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Blackwood's Edinburgh Magazine, Volume 58, No. 362, December 1845

by Various

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It might have been expected, that after the march into Bavaria had demonstrated the military genius of the Duke of Marlborough, and the battle of Blenheim had in so decisive a manner broken the enemy's power, the principal direction of military affairs would have been entrusted to that consummate commander; and that the Allied cabinets, without presuming to interfere in the management of the campaigns, would have turned all their efforts to place at his disposal forces adequate to carry into execution the mighty designs which he meditated, and had shown himself so well qualified to carry into execution. It was quite the reverse. The Allied cabinets did nothing. They did worse than nothing—they interfered only to do mischief. Their principal object after this appeared to be to cramp the efforts of this great general, to overrule his bold designs, to tie down his aspiring genius. Each looked only to his own separate objects, and nothing could make them see that they were to be gained only by promoting the general objects of the alliance. Relieved from the danger of instant subjugation by the victory of Blenheim, and the retreat of the French army across the Rhine, the German powers relapsed into their usual state of supineness, lukewarmness, and indifference. No efforts of Marlborough could induce the Dutch either to enlarge their contingent, or even render that already in the field fit for active service. The English force was not half of what the national strength was capable of sending forth. Parliament would not hear of any thing like an adequate expenditure. Thus the golden opportunity, never likely to be regained, of profiting by the consternation of the enemy after the battle of Blenheim, and their weakness after forty thousand of their best troops had been lost to their armies, was allowed to pass away; and the war was permitted to dwindle into one of posts and sieges, when, by a vigorous effort, it might have been concluded in the next campaign.

It was not thus with the French. The same cause which had loosened the efforts of the confederates, had inspired unwonted vigour into their councils. The Rhine was crossed by the Allies; the French armies had been hurled with disgrace out of Germany; the territory of the Grand Monarque was threatened both from the side of Alsace and Flanders; and a formidable insurrection in the Cevennes both distracted the force and threatened the peace of the kingdom. But against all these evils Louis made head. Never had the superior vigour and perseverance of a monarchy over that of a confederacy been more clearly evinced. Marshal Villars had been employed in the close of the preceding year to appease the insurrection in the Cevennes, and his measures were at once so vigorous and conciliatory, that before the end of the following winter the disturbances were entirely appeased. In consequence of this, the forces employed in that quarter became disposable; and by this means, and the immense efforts made by the government over the whole kingdom, the armies on the frontier were so considerably augmented, that Villeroi and the Elector of Bavaria took the field in the Low Countries at the head of seventy-five thousand men, while Marshal Marsin on the Upper Rhine, covered Alsace with thirty thousand. Those armies were much larger than any which the Allies could bring against them; for although it had been calculated that Marlborough was to be at the head of ninety thousand men on the Moselle on the 1st May, yet such had been the dilatory conduct of the States-general and the German princes, that in the beginning of June there were scarcely thirty thousand men collected round his standards; and in Flanders and on the Upper Rhine the enemy's relative superiority was still greater.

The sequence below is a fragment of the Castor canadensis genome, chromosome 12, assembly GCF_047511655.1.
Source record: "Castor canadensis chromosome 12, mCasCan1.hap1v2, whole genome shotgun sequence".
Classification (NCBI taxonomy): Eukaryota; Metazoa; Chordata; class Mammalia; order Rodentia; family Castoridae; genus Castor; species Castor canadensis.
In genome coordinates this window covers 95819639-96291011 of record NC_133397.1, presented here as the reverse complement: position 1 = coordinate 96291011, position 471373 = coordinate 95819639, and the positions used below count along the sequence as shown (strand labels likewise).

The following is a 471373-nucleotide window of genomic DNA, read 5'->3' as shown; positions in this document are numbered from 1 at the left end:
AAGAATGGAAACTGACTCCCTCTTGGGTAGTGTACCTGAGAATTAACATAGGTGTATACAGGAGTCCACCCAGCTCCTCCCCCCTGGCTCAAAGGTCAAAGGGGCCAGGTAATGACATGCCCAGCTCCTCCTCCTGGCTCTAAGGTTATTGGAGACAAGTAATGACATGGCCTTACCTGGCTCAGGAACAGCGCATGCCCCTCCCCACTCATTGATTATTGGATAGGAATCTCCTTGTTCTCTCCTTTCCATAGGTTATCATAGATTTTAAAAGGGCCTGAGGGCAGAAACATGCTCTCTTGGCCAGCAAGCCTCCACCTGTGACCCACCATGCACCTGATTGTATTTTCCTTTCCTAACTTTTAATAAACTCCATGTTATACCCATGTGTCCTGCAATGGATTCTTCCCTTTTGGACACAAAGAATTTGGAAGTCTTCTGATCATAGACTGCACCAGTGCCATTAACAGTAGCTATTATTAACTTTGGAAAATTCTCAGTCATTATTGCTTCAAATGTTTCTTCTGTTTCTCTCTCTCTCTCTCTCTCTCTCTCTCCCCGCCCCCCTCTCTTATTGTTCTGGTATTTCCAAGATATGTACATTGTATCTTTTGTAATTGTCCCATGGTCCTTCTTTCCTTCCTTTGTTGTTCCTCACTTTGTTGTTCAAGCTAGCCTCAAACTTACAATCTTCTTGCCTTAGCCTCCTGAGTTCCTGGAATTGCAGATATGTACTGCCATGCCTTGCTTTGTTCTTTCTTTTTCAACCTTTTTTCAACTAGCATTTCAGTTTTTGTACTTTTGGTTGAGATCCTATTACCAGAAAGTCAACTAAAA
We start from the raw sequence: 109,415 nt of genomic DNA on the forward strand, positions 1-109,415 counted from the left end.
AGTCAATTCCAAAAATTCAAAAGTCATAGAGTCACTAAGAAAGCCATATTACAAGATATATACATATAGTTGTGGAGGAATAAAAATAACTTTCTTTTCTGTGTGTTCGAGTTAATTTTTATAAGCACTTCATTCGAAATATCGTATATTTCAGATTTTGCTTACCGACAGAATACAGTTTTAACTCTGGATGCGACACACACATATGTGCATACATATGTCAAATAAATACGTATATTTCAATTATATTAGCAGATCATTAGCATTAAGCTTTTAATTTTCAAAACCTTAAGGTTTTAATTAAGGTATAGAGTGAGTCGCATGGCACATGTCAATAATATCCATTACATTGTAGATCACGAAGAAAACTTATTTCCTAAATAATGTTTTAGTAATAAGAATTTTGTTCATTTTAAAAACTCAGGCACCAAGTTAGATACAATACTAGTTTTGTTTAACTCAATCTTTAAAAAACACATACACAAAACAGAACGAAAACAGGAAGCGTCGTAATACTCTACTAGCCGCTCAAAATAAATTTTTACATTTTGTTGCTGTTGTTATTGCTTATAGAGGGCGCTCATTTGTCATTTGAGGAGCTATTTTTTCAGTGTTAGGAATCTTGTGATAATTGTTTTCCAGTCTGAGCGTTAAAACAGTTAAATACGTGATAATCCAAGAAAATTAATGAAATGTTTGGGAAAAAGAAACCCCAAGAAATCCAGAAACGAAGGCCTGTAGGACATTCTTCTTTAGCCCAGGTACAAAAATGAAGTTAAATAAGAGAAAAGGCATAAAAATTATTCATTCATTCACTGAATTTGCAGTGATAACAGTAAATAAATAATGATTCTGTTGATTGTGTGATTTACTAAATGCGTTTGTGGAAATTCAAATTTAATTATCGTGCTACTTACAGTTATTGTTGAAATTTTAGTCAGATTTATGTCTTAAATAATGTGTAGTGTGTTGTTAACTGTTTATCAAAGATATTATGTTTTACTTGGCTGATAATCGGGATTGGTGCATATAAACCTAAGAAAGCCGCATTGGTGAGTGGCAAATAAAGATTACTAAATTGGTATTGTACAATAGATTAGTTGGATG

The plan of the campaign of 1705, based on the supposition that these great forces were to be at his disposal, concerted between him and Prince Eugene, was in the highest degree bold and decisive. It was fixed that, early in spring, ninety thousand men should be assembled in the country between the Moselle and the Saar, and, after establishing their magazines and base of operations at Treves and Traerbach, they should penetrate, in two columns into Lorraine; that the column under Marlborough in person should advance along the course of Moselle, and the other, under the Margrave of Baden, by the valley of the Saar, and that Saar-Louis should be invested before the French army had time to take the field. In this way the whole fortresses of Flanders would be avoided, and the war, carried into the enemy's territory, would assail France on the side where her iron barrier was most easily pierced through. But the slowness of the Dutch, and backwardness of the Germans, rendered this well-conceived plan abortive, and doomed the English general, for the whole of a campaign which promised such important advantages, to little else but difficulty, delay, and vexation. Marlborough's enthusiasm, great as it was, nearly sank under the repeated disappointments which he experienced at this juncture; and, guarded as he was, it exhaled in several bitter complaints in his confidential correspondence. But, like a true patriot and man of perseverance, he did not give way to despair when he found nearly all that had been promised him awanting; but perceiving the greater designs impracticable, from the want of all the means by which they could be carried into execution, prepared to make the most of the diminutive force which alone was at his disposal....